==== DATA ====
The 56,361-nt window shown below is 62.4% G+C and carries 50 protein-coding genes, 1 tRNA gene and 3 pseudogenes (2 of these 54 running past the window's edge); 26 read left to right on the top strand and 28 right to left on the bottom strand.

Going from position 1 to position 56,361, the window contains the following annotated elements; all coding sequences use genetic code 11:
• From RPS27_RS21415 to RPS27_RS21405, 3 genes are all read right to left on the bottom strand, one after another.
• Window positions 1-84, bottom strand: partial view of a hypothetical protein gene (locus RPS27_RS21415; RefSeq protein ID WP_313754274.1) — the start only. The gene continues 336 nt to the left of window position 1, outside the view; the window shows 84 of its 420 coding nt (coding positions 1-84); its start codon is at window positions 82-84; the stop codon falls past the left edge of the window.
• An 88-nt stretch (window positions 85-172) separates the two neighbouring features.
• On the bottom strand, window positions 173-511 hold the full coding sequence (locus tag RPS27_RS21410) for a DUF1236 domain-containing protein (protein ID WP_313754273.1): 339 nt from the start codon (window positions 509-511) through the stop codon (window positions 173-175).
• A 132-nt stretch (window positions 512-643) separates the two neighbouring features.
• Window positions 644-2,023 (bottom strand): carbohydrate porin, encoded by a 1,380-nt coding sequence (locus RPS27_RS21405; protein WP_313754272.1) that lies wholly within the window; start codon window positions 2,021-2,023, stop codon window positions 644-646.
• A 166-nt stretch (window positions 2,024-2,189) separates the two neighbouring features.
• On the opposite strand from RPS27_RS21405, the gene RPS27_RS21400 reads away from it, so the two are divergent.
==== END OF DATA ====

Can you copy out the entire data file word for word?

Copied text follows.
The 56,361-nt window shown below is 62.4% G+C and carries 50 protein-coding genes, 1 tRNA gene and 3 pseudogenes (2 of these 54 running past the window's edge); 26 read left to right on the top strand and 28 right to left on the bottom strand.

Going from position 1 to position 56,361, the window contains the following annotated elements; all coding sequences use genetic code 11:
• From RPS27_RS21415 to RPS27_RS21405, 3 genes are all read right to left on the bottom strand, one after another.
• Window positions 1-84, bottom strand: partial view of a hypothetical protein gene (locus RPS27_RS21415; RefSeq protein ID WP_313754274.1) — the start only. The gene continues 336 nt to the left of window position 1, outside the view; the window shows 84 of its 420 coding nt (coding positions 1-84); its start codon is at window positions 82-84; the stop codon falls past the left edge of the window.
• An 88-nt stretch (window positions 85-172) separates the two neighbouring features.
• On the bottom strand, window positions 173-511 hold the full coding sequence (locus tag RPS27_RS21410) for a DUF1236 domain-containing protein (protein ID WP_313754273.1): 339 nt from the start codon (window positions 509-511) through the stop codon (window positions 173-175).
• A 132-nt stretch (window positions 512-643) separates the two neighbouring features.
• Window positions 644-2,023 (bottom strand): carbohydrate porin, encoded by a 1,380-nt coding sequence (locus RPS27_RS21405; protein WP_313754272.1) that lies wholly within the window; start codon window positions 2,021-2,023, stop codon window positions 644-646.
• A 166-nt stretch (window positions 2,024-2,189) separates the two neighbouring features.
• On the opposite strand from RPS27_RS21405, the gene RPS27_RS21400 reads away from it, so the two are divergent.